By Bill Wine
KYW Newsradio 1060
Get ready for Crouching Tiger, Hidden Panda The Second.
The deserving 2008 blockbuster Kung Fu Panda was a real kung fu movie that just happened to be animated. A splendidly designed and executed ‘toon about martial-arts mavens called the Furious Five, it was fast, fierce, and funny, and didn’t “panda” to the kids.
The sequel, Kung Fu Panda 2, may not quite ascend to the same heights of humor, charm, action, and drama as the original, which set the bar impressively high. But it still proves to be an entertaining and worthwhile second helping.
Jack Black returns as the voice of Po, the kung fu master who has become the new Dragon Warrior, living out his dream by swearing to protect the Valley of Peace and fighting alongside his former martial-arts idols.
Once again he is mentored by Master Shifu (Dustin Hoffman) and joined by the Furious Five — tigress Angelina Jolie, mantis Seth Rogen, monkey Jackie Chan, crane David Cross, and viper Lucy Liu.
Gary Oldman gives voice to Lord Shen, a power-hungry and revenge-obsessed albino peacock who holds the key to Po’s origins and who has invented a weapon of mass destruction with which he hopes to render the ancient art of kung fu obsolescent and take over China.
And as if that’s not enough of a stressful burden for Po, buried memories of how he became the adopted son of the noodle shop-owning goose, Mr. Ping (James Hong) surface and send him searching for inner peace by digging into the truth of how life actually began for him.
Debuting director Jennifer Yuh Nelson, who was in charge of the story and action sequences on the first installment, works from another effective script by returning screenwriters Jonathan Aibel and Glenn Berger, who once again blend action and humor, but this time stir in an additional dash of poignance with Po’s touching journey of self-discovery. Nelson seems refreshingly willing to include themes that push at the boundaries of the family movie.
Despite the emotional tug provided by the where-do-I-come-from plot thrust, though, the lighthearted, child-friendly tone is nonetheless maintained.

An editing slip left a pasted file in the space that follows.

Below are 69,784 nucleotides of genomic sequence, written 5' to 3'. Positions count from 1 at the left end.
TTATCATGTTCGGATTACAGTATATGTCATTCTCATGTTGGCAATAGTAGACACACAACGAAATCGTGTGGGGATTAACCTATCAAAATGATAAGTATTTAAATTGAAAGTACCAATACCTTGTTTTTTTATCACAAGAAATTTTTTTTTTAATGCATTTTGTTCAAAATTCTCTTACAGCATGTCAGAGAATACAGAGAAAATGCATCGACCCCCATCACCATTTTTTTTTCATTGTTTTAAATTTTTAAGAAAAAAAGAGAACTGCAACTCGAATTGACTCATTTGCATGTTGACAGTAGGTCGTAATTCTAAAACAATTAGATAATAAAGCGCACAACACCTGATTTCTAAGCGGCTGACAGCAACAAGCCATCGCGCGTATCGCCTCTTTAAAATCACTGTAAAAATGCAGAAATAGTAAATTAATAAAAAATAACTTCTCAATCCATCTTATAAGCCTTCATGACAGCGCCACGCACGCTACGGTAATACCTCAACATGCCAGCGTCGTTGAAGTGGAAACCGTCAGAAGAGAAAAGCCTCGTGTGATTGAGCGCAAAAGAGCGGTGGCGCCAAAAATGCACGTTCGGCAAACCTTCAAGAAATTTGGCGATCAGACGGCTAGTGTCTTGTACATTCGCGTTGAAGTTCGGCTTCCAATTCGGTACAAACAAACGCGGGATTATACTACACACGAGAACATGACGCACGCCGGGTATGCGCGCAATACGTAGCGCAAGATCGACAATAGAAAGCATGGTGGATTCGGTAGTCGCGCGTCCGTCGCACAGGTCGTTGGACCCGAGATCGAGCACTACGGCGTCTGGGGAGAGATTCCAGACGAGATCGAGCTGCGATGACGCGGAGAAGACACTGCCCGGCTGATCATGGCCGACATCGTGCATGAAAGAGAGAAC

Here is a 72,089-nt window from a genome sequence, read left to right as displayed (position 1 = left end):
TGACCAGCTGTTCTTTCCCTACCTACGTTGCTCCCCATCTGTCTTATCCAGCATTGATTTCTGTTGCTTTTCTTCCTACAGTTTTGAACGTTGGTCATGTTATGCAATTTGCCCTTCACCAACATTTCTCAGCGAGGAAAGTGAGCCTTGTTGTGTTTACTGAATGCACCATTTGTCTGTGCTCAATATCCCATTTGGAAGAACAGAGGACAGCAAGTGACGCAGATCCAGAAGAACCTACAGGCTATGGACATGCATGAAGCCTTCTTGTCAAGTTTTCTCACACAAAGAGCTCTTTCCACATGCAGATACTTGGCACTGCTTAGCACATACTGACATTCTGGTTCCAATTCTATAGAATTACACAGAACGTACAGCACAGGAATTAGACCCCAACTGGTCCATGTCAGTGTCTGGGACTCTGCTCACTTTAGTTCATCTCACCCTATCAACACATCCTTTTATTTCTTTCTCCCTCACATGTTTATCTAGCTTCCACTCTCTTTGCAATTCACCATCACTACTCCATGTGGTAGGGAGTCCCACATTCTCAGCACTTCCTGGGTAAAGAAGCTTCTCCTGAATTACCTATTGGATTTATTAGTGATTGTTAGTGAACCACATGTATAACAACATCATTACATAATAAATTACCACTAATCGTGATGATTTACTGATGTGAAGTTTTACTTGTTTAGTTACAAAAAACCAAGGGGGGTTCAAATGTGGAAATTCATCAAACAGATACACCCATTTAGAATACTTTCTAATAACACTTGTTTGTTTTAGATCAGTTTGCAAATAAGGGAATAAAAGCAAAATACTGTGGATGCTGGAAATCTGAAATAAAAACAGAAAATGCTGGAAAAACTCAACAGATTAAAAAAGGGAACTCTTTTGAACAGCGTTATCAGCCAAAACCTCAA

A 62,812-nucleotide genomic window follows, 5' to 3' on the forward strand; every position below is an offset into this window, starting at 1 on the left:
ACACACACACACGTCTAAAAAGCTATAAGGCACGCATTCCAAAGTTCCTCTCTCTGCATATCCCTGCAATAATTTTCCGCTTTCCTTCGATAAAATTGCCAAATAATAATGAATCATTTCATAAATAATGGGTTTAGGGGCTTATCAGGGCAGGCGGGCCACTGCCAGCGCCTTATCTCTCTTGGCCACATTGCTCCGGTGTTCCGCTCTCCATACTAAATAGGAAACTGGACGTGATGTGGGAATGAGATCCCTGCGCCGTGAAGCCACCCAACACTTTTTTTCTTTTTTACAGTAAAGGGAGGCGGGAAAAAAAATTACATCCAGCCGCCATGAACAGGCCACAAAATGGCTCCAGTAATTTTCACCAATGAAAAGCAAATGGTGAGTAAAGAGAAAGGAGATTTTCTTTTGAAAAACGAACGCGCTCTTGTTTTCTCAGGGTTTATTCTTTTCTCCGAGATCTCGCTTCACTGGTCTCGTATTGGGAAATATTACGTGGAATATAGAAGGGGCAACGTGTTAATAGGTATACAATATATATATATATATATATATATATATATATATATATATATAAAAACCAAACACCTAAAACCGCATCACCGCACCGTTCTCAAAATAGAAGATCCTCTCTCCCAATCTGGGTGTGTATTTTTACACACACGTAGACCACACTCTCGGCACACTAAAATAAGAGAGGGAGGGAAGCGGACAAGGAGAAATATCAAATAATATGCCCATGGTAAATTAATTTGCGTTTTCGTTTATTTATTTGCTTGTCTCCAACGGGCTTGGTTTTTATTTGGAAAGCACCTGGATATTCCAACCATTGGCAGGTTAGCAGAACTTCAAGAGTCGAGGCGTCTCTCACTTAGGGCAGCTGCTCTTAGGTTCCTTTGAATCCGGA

And the use of different styles of animation in the flashback memory sequences proves both visually stimulating and narratively clear.
Like its predecessor, Kung Fu Panda 2 is a spirited and thoughtful mixture of action, humor, and pathos. Sure, the sequel drops a peg on the originality scale, but it’s an admirable followup that comes gratifyingly close to the accomplishments of the first installment.
Black contributes more marvelous voice work, once again lending his comic persona to the character, and Oldman is a welcome addition and a worthy villain.
The characters voiced by Hong and Jolie register vividly, but the rest of the returning character voices are barely there, as is also true for several new ones (voiced by Jean-Claude Van Damme, Dennis Haysbert, Victor Garber, and Michelle Yeoh).
With a few of the characters getting lost in the shuffle, it seems as if the film would have benefited from the principal cast recording their dialogue in the same room at the same time — rather than in isolated sessions — so that the performers could have turned prose dialogue into poetry. But at least the characters in the spotlight, Po and Shen, and the voice actors bringing them to life are more than capable of doing the heavy lifting.
So we’ll grin and bear 3 stars out of 4 for the fine, furry followup Kung Fu Panda 2, another splendid skirmish between the martial arts and the art of animation.